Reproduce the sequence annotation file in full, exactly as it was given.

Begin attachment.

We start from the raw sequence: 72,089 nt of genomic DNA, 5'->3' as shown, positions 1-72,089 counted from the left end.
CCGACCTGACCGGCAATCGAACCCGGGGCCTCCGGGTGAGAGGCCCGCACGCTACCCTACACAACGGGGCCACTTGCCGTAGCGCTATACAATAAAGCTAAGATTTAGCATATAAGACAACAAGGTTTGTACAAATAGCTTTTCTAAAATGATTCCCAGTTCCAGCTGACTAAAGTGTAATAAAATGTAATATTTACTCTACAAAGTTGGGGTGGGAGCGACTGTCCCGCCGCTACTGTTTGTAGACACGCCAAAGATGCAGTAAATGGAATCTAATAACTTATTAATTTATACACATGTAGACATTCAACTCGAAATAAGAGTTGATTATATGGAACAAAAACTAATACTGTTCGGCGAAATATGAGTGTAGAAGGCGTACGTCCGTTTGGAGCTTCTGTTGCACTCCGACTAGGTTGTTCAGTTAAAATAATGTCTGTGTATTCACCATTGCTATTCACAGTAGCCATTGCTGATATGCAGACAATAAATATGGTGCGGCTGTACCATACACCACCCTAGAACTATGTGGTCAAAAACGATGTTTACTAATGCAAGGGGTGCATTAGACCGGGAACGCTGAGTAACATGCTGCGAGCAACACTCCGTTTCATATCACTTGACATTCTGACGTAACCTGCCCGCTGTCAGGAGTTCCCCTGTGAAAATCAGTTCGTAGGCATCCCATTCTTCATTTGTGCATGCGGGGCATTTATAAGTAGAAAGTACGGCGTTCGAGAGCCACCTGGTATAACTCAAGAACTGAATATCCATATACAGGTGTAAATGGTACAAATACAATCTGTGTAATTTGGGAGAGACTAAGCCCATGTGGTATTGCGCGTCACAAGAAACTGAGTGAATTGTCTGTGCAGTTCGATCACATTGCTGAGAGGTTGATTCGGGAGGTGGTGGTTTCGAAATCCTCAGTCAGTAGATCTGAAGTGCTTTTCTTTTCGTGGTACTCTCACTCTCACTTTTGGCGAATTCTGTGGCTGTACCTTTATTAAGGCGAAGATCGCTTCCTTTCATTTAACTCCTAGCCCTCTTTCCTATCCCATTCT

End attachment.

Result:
We start from the raw sequence: 72,089 nt of genomic DNA, 5'->3' as shown, positions 1-72,089 counted from the left end.
CCGACCTGACCGGCAATCGAACCCGGGGCCTCCGGGTGAGAGGCCCGCACGCTACCCTACACAACGGGGCCACTTGCCGTAGCGCTATACAATAAAGCTAAGATTTAGCATATAAGACAACAAGGTTTGTACAAATAGCTTTTCTAAAATGATTCCCAGTTCCAGCTGACTAAAGTGTAATAAAATGTAATATTTACTCTACAAAGTTGGGGTGGGAGCGACTGTCCCGCCGCTACTGTTTGTAGACACGCCAAAGATGCAGTAAATGGAATCTAATAACTTATTAATTTATACACATGTAGACATTCAACTCGAAATAAGAGTTGATTATATGGAACAAAAACTAATACTGTTCGGCGAAATATGAGTGTAGAAGGCGTACGTCCGTTTGGAGCTTCTGTTGCACTCCGACTAGGTTGTTCAGTTAAAATAATGTCTGTGTATTCACCATTGCTATTCACAGTAGCCATTGCTGATATGCAGACAATAAATATGGTGCGGCTGTACCATACACCACCCTAGAACTATGTGGTCAAAAACGATGTTTACTAATGCAAGGGGTGCATTAGACCGGGAACGCTGAGTAACATGCTGCGAGCAACACTCCGTTTCATATCACTTGACATTCTGACGTAACCTGCCCGCTGTCAGGAGTTCCCCTGTGAAAATCAGTTCGTAGGCATCCCATTCTTCATTTGTGCATGCGGGGCATTTATAAGTAGAAAGTACGGCGTTCGAGAGCCACCTGGTATAACTCAAGAACTGAATATCCATATACAGGTGTAAATGGTACAAATACAATCTGTGTAATTTGGGAGAGACTAAGCCCATGTGGTATTGCGCGTCACAAGAAACTGAGTGAATTGTCTGTGCAGTTCGATCACATTGCTGAGAGGTTGATTCGGGAGGTGGTGGTTTCGAAATCCTCAGTCAGTAGATCTGAAGTGCTTTTCTTTTCGTGGTACTCTCACTCTCACTTTTGGCGAATTCTGTGGCTGTACCTTTATTAAGGCGAAGATCGCTTCCTTTCATTTAACTCCTAGCCCTCTTTCCTATCCCATTCT